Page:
<title lang="en">Everyday Italian</title>
        <author>Giada De Laurentis</author>
    <book category="children">
        <title lang="en">Harry Potter and the Half-Blood Prince</title>
        <author>J. K. Rowling</author>


The test program will just build on the ParseTest class I used in my previous blog.

public class ParseTest {
    public static void main(String[] args) {
        ParseTest test = new ParseTest();
        try {
            // Parse the given document
            XmlDomDocument doc = new XmlDomDocument("./bookstore.xml");
            int count = doc.getChildCount("bookstore", 0, "book");
            for (int i = 0; i < count; i++) {
                System.out.println("Book "+Integer.toString(+1));
                System.out.println("book category - "+doc.getChildAttribute("bookstore", 0, "book", i, "category"));
                System.out.println("book title - "+doc.getChildValue("book", i, "title", 0));
                System.out.println("book title lang - "+doc.getChildAttribute("book", i, "title", 0, "lang"));
                System.out.println("book author - "+doc.getChildValue("book", i, "author", 0));
                System.out.println("book year - "+doc.getChildValue("book", i, "year", 0));
                System.out.println("book price - "+doc.getChildValue("book", i, "price", 0));
            // Build the same document programmatically
            XmlDomDocument newdoc = new XmlDomDocument();
            newdoc.addChildElement(null, 0, "bookstore", null);
            newdoc.addChildElement("bookstore", 0, "book", null);
            newdoc.setAttributeValue("book", 0, "category", "cooking");
            newdoc.addChildElement("book", 0, "title", "Everyday Italian");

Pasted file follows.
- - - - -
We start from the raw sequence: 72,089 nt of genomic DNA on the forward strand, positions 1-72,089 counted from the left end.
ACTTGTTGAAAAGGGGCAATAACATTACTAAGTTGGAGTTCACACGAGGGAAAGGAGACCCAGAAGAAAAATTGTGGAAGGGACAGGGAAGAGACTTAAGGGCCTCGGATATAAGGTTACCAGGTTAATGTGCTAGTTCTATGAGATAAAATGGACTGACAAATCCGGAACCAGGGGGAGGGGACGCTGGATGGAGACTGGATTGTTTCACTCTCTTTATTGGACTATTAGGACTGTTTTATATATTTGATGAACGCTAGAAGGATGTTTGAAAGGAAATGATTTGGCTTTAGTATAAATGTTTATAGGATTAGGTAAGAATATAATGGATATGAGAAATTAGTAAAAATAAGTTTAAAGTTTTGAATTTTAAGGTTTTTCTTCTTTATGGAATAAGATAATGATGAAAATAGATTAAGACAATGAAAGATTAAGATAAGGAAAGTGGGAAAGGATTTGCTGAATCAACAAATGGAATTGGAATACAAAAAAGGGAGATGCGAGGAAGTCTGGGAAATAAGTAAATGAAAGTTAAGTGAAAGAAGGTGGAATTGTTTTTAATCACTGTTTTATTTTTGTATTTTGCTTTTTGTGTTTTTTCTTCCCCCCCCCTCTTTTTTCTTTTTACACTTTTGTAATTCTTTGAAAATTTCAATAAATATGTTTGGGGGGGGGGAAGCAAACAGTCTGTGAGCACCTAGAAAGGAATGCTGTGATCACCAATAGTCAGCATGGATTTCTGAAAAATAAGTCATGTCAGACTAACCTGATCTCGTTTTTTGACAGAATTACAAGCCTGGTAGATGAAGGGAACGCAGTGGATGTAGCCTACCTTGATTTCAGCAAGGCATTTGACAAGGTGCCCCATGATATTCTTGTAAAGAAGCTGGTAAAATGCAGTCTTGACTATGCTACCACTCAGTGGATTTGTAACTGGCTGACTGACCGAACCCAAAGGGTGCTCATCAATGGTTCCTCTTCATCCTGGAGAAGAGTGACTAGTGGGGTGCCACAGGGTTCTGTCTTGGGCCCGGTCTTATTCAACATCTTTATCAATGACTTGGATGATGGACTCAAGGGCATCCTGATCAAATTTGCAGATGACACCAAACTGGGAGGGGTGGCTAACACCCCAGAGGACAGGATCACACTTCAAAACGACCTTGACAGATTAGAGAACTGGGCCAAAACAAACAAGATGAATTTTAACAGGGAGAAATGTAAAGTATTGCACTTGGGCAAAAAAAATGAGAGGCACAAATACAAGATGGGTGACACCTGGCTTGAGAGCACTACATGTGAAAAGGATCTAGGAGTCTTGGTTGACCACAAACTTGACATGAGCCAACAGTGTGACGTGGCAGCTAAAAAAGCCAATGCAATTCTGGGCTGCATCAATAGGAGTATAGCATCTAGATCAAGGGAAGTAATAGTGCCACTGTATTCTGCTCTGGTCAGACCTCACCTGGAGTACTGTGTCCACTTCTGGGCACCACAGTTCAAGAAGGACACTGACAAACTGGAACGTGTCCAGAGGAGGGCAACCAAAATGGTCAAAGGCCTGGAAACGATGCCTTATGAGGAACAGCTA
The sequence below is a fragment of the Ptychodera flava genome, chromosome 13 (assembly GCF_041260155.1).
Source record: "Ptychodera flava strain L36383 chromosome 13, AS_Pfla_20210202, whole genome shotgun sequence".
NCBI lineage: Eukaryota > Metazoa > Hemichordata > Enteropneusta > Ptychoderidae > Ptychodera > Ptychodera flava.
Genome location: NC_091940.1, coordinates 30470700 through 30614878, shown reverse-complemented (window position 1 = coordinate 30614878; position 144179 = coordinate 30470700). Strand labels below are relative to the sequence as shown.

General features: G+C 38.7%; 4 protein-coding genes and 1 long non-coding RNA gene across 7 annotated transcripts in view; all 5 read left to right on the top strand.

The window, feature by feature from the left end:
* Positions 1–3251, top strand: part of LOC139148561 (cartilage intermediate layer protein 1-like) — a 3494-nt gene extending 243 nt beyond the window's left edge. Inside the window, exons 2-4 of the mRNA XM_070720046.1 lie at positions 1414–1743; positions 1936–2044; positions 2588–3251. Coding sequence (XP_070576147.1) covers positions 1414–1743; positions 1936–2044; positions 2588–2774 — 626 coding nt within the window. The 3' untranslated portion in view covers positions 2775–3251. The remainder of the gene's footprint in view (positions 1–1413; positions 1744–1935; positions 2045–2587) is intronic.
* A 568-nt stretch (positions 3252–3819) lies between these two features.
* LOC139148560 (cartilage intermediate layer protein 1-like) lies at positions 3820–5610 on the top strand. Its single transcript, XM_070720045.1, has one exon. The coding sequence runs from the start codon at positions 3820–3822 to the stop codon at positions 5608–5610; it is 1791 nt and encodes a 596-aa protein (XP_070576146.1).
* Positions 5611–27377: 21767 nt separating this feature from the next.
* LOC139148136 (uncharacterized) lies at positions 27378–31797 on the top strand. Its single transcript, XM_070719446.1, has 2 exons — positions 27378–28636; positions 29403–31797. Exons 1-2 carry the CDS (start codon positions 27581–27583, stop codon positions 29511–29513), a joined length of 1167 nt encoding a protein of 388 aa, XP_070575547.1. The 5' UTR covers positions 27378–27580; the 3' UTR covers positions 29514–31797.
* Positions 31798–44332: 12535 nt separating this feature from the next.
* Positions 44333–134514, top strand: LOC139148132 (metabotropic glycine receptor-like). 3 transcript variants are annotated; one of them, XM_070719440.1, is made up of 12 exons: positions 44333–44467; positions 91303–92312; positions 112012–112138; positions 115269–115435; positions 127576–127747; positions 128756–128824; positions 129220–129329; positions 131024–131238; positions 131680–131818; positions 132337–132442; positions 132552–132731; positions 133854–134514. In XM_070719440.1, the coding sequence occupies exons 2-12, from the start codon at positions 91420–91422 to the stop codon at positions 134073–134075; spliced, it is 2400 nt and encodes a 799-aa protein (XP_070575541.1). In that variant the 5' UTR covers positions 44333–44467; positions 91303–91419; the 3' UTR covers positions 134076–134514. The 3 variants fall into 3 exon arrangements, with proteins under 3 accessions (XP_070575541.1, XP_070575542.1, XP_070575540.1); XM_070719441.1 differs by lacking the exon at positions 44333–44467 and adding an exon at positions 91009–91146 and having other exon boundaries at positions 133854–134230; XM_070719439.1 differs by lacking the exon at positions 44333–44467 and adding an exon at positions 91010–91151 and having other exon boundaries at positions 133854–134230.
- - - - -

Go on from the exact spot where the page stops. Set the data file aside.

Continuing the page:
newdoc.setAttributeValue("title", 0, "lang", "en");
            newdoc.addChildElement("book", 0, "author", "Giada De Laurentis");
            newdoc.addChildElement("book", 0, "year", "2005");
            newdoc.addChildElement("book", 0, "price", "30.00");
            newdoc.addChildElement("bookstore", 0, "book", null);
            newdoc.setAttributeValue("book", 1, "category", "children");
            newdoc.addChildElement("book", 1, "title", "Harry Potter and the Half-Blood Prince");
            newdoc.setAttributeValue("title", 1, "lang", "es");
            newdoc.addChildElement("book", 1, "author", "J. K. Rowling");
            newdoc.addChildElement("book", 1, "year", "2005");
            newdoc.addChildElement("book", 1, "price", "29.99");
        catch (Exception ex) {

Lines [18-19] Create a new blank document then set the root node. The root node has no parent and no value.

Lines [21-34] Add a book element at index 0 and sub-elements with values. Then add another book element at index 1 and sub-elements with values. The bookstore element index is always 0. Finally, convert the DOM elements to an XML stream then display the XML.

Build and Run

You can get the code for the project at Github – https://github.com/vichargrave/xmldom-java.git. You’ll need NetBeans 7.3 to build the project. Follow these instructions to build and run the test application:

  1. Right click on the xmldom-java project.
  2. Select Run.

The output from ParseTest will look like this:

Book 1
book category   - cooking
book title      - Everyday Italian
book title lang - en
book author     - Giada De Laurentis
book year       - 2005
book price      - 30.00
Book 1
book category   - children
book title      - Harry Potter and the Half-Blood Prince
book title lang - es
book author     - J. K. Rowling
book year       - 2005
book price      - 29.99
<?xml version="1.0" encoding="UTF-8" standalone="no"?>
<book category="cooking">
<title lang="en">Everyday Italian</title>
<author>Giada De Laurentis</author>
<book category="children">
<title lang="en">Harry Potter and the Half-Blood Prince</title>
<author>J. K. Rowling</author>


Article by Vic Hargrave

Software developer, blogger and family man enjoying life one cup of coffee at a time. I like programming and writing articles on tech topics. And yeah, I like coffee.